Part of the reason for the buoyant openness in Cartagena is that many Colombians are now rediscovering their own country, after decades of either living abroad or staying sequestered inside Medellín’s and Bogotá’s heavily guarded bubbles. (Cloclo grew up mainly in Miami; Geneva; and Villars, Switzerland, with a few stints in Bogotá.) The Echavarrías, Cloclo tells me, were particularly sought-after targets for kidnappers: Since the 1980s, several family members have been abducted, one killed. As children, Cloclo and her brother, Felipe, each had up to six bodyguards while in Bogotá. “Whenever we talked on the phone to our parents or friends, we weren’t allowed to say where we were going, in case someone was listening,” she says. “It was just the reality.”
One upside to Colombia’s turbulent past, Andrés Santo Domingo tells me at dinner, is that large chunks of the country have remained almost frozen in time, “so we’ve escaped a lot of the rampant development that has happened everywhere else in the Caribbean.” That’s especially evident on the nearby Barú peninsula, where the Echavarrías, the Santo Domingos, and their friends own beachside retreats that we visit via speedboat on successive afternoons. The routine: a dip in the ocean or the pool, followed by a lunch of grilled fish and coconut rice served on good china under a thatched roof. Barú still has no high-end hotels, and even in Cartagena the scene has mostly revolved around private homes since the 1970s, when frequent visitors like the Agnellis and Greta Garbo brought a kind of stealth sophistication that still lingers. Though the Echavarrías are not ones to put on airs—one night Cloclo takes some visitors to the divey salsa bar Quiebra-Canto in her preferred family vehicle, a Toyota pickup—the family’s international connections are the kind that keep Jet-set writers busy. One of Cloclo’s aunts, María Eugenia Garcés de Campagna, briefly dated Prince Charles; another, Elena Echavarría Olano, was ambassador to Switzerland. Her cousin Sebastián Echavarría (an investment banker whose grandmother was Countess Consuelo Crespi, the style maven) remembers that as a child he saw a strange man with silver hair wandering around the seashore in Barú and wondered, Why does he keep taking pictures of that rock? It was Andy Warhol, who was a frequent guest at the home of Sam Green, the late New York art world and society fixture.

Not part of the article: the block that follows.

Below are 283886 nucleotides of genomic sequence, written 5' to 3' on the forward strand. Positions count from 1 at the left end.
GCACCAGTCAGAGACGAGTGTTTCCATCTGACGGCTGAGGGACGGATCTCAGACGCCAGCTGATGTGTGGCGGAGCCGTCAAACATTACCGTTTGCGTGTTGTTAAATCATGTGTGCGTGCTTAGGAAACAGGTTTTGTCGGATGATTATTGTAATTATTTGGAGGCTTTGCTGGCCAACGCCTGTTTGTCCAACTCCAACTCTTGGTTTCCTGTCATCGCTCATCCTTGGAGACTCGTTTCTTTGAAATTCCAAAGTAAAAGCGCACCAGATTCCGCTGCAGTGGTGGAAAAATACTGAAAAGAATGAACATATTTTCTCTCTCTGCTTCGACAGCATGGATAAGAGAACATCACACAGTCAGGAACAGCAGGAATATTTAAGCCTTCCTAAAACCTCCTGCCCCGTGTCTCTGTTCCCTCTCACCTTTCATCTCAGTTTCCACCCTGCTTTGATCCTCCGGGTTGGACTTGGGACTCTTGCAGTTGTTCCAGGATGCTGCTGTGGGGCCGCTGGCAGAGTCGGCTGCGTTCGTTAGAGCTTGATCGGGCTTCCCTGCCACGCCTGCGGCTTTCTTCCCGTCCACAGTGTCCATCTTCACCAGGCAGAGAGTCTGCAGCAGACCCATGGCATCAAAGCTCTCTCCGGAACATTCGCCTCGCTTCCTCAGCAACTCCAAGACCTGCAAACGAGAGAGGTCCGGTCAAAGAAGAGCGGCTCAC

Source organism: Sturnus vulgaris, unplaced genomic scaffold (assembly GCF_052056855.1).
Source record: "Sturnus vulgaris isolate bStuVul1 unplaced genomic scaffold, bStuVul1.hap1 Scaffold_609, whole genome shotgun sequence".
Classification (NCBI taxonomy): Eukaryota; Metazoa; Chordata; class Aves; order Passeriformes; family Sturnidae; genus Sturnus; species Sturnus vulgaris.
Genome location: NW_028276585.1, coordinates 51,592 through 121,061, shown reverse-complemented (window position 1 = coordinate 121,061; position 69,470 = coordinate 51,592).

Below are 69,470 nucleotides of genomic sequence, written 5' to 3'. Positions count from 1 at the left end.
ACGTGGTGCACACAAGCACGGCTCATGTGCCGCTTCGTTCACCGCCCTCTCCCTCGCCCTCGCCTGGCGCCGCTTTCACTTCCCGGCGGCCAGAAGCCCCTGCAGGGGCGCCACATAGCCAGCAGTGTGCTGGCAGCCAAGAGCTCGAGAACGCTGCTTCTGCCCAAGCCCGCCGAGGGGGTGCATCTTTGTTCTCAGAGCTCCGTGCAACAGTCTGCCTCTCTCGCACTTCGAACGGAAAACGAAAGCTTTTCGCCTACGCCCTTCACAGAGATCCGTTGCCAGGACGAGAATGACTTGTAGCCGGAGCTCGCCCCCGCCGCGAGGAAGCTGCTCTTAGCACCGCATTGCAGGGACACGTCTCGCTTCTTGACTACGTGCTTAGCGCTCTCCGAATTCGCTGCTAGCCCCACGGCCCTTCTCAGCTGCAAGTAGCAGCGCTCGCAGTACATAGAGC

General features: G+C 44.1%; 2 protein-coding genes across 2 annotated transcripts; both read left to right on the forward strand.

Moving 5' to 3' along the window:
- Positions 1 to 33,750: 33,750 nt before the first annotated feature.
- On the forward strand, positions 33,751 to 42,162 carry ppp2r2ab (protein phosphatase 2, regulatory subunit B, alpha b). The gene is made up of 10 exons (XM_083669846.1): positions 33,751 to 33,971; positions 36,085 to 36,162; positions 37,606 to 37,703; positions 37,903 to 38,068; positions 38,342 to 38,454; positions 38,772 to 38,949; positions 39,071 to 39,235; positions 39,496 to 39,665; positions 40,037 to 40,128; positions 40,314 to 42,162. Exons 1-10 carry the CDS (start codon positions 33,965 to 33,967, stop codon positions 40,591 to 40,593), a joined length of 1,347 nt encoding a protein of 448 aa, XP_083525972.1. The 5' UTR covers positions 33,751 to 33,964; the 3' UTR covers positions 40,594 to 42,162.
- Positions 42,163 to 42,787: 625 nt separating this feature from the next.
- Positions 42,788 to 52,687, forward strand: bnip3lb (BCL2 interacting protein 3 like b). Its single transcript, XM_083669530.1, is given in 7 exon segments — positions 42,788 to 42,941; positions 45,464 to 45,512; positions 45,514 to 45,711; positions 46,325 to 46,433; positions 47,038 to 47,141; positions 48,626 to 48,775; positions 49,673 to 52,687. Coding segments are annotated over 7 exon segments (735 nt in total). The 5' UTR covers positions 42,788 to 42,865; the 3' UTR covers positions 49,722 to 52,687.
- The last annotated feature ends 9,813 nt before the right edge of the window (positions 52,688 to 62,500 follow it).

Still, as recently as 10 years ago, Cloclo recalls, it was a big deal to spot a foreigner on the streets of Cartagena. “As a kid, anytime I heard people speaking English—even random tourists—I would always go over and talk to them, because it was so rare. Then my mother would always end up inviting them back to our house, to show them that Colombia could be a nice, safe place.” The shift began in 2008, with Andrés and Lauren Santo Domingo’s wedding extravaganza—attended by what seemed like the 500 living all-stars from the social pages of Women’s Wear Daily. The following year, after Cloclo graduated from Boston University, she, too, started hosting parties in Cartagena, including a New Year’s bash for 400 in 2010, when Marc Jacobs came down with Esteban Cortazar. She also helped recruit Haider Ackermann, who is originally from Colombia, to stage his 2013 runway show in Medellín.